Further, his argument that the sentencing court intended to "adjust his federal sentence under U.S. Sentencing Guidelines for the time he was in state custody before the imposition of the federal sentence" is not supported by the record. (Doc. 1, at 2.) Federal law, specifically, 18 U.S.C. § 3584 and section 5G1.3 of the United States Sentencing Guidelines ("U.S.S.G."), allows a sentencing court to award a concurrent sentence to a defendant who is subject to an undischarged term of imprisonment. Section 5G1.3 endeavors to coordinate the sentencing process "with an eye toward having such punishments approximate the total penalty that would have been imposed had the sentences for the different offenses been imposed at the same time (i.e., had all of the offenses been prosecuted in a single proceeding)." Wilson, 503 U.S. at 404-05.

The sentencing court's authority under §5G1.3(c) to "adjust" a sentence is distinct from the BOP's authority under 18 U.S.C. §3585(b) to "credit" a sentence, even though the benefit to the defendant may be the same.*fn2 Ruggiano v. Reish, 307 F.3d 121, 131-33 (3d Cir. 2002). In Ruggiano, the court held that in imposing a sentence, a district court may grant an "adjustment" for time served on a pre-existing sentence pursuant to U.S.S.G. §5G1.3(c). Id. To determine the credit intended, "the appropriate starting point is to ascertain the meaning that we should ascribe to the sentencing court's directives." Rios, 201 F.3d at 264. When there is an ambiguity between the oral pronouncement of sentence and the written sentence, the court may recognize that the oral sentence "often consists of spontaneous remarks" that are "addressed primarily to the case at hand and are unlikely to be a perfect or complete statement of the surrounding law." Ruggiano, 307 F.3d at 133 (quoting Rios, 201 F.3d 257, 268 (3d Cir. 2000). It is therefore essential to consider the context in which the statement is made. Id. at 134.

"Because the imposition of a concurrent sentence normally means that the sentence imposed is to run concurrently with the undischarged portion of the earlier-imposed sentence, it is unlikely that a sentencing court would deviate from the norm and impose a retroactively concurrent sentence without any discussion. See 18 U.S.C. § 3584; Ruggiano, 307 F.3d 121, 133 (3d Cir. 2002)." Markland v. Nash, No. 05-4708, 2007 WL 776775, at * 8 (D. N.J. March 7, 2007). In cases where it has been concluded that the sentencing judge intended to impose a retroactively concurrent sentence, the sentencing court engaged in a dialog on the issue of credit for time served and explicitly directed that the defendant receive credit retroactive to the commencement date of defendant's earlier imposed sentence. See Ruggiano, 307 F.3d at 131, 135.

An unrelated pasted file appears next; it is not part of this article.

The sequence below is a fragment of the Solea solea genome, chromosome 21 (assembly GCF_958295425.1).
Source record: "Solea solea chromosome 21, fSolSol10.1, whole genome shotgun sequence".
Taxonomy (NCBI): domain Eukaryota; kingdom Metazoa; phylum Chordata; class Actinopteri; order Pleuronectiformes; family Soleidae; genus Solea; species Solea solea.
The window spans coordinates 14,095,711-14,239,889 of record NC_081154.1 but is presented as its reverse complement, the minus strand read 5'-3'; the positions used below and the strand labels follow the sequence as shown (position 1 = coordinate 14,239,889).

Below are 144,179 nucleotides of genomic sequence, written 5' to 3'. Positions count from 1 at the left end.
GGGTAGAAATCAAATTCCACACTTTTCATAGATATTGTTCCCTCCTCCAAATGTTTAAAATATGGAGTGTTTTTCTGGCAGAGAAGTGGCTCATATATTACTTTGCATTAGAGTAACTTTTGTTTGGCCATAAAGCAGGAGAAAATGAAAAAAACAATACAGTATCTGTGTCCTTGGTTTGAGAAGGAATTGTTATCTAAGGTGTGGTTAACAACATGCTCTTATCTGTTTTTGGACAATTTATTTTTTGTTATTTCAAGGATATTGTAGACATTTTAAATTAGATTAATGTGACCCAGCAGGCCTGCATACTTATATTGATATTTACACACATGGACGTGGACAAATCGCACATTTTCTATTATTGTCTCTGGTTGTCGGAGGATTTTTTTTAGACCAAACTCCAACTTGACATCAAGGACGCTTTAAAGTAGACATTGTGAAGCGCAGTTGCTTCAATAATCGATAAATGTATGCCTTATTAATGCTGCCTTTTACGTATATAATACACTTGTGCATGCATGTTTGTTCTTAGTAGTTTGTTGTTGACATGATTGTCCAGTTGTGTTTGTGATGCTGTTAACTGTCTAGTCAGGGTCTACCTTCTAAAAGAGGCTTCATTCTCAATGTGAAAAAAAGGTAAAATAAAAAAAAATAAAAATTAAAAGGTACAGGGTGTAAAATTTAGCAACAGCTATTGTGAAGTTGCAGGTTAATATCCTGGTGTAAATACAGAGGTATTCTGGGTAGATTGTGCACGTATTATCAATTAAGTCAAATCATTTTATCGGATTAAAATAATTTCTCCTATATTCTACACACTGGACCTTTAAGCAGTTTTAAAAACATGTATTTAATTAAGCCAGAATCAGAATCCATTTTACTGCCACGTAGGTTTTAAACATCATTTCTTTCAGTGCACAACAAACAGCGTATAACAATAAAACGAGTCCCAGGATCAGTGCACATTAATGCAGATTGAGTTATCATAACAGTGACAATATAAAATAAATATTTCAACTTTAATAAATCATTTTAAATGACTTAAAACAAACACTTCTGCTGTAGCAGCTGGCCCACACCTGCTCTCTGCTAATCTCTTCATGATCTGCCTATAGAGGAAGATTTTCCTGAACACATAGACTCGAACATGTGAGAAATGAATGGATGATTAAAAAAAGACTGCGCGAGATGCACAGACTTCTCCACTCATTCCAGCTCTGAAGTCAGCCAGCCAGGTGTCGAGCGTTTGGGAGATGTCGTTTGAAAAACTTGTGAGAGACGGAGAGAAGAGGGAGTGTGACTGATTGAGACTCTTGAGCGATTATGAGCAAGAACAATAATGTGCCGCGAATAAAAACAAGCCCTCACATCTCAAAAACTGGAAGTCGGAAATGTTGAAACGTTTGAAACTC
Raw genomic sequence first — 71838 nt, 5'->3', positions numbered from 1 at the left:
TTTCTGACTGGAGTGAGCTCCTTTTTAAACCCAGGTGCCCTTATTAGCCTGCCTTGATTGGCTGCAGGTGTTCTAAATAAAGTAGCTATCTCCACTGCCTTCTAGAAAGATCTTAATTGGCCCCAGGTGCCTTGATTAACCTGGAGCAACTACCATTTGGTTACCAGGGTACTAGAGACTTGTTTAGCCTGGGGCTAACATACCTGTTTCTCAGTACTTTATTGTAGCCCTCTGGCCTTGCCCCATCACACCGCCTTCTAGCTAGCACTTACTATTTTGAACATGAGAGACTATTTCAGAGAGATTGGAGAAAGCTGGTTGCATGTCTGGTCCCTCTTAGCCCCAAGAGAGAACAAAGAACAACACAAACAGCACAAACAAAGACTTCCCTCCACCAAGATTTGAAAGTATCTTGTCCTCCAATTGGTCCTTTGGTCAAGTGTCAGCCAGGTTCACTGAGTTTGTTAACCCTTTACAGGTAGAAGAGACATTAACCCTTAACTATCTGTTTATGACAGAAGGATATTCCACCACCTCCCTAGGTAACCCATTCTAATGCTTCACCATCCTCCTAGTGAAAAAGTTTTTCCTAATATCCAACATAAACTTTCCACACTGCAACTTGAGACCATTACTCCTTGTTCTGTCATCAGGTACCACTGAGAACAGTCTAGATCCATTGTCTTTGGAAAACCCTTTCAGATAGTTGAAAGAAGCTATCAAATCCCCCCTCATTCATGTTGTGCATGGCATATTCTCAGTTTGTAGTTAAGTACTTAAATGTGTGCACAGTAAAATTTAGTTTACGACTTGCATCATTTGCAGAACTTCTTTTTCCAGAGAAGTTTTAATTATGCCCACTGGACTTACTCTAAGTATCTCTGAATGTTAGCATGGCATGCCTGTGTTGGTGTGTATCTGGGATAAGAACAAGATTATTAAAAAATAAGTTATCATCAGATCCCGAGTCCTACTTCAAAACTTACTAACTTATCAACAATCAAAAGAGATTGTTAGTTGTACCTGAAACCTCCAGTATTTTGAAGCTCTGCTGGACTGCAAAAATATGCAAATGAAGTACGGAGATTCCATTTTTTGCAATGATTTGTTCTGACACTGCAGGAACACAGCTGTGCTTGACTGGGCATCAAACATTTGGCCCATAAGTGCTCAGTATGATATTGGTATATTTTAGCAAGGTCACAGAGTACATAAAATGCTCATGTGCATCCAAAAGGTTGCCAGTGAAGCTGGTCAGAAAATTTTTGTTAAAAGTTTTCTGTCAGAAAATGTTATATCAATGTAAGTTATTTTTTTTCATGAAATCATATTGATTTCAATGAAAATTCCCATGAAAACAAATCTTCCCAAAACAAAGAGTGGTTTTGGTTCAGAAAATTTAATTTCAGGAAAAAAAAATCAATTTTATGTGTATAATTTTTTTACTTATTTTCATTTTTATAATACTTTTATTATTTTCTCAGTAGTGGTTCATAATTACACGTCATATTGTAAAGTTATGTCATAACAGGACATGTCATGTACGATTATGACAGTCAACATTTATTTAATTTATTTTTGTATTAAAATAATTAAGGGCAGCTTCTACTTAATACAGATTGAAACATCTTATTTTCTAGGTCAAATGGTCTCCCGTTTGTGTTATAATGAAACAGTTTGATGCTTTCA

There is no indication that the sentencing judge had any intent of making the sentence retroactively concurrent or to further adjust petitioner's sentence. The judgment of conviction clearly and unequivocally states that "this sentence of the Court shall run concurrent with any other sentence that Defendant is serving from February 8, 2010 forward," and that the "Court's intent is that Defendant's federal sentence shall begin February 8, 2010 and that the period of concurrence with the state sentence shall also begin February 8, 2010." (Doc. 9-1, at 35.)

III. Conclusion

Based on the foregoing, the instant petition for writ of habeas corpus pursuant to 28 U.S.C. § 2241 will be denied. An appropriate Order accompanies this Memorandum.

CHRISTOPHER C. CONNER United States District Judge

IN THE UNITED STATES DISTRICT COURT FOR THE MIDDLE DISTRICT OF PENNSYLVANIA

CIVIL ACTION NO. 1:11-CV-1024

REHEIM M. HARRIS, Petitioner : v. : RICARDO MARTINEZ, Respondent

(Judge Conner)

ORDER

AND NOW, this 31st day of October, 2012, upon consideration of the petition for writ of habeas corpus (Doc. 1), it is hereby ORDERED that:

1. The petition for writ of habeas corpus is DENIED.

2. The Clerk of Court is directed to CLOSE this case.

CHRISTOPHER C. CONNER United States District Judge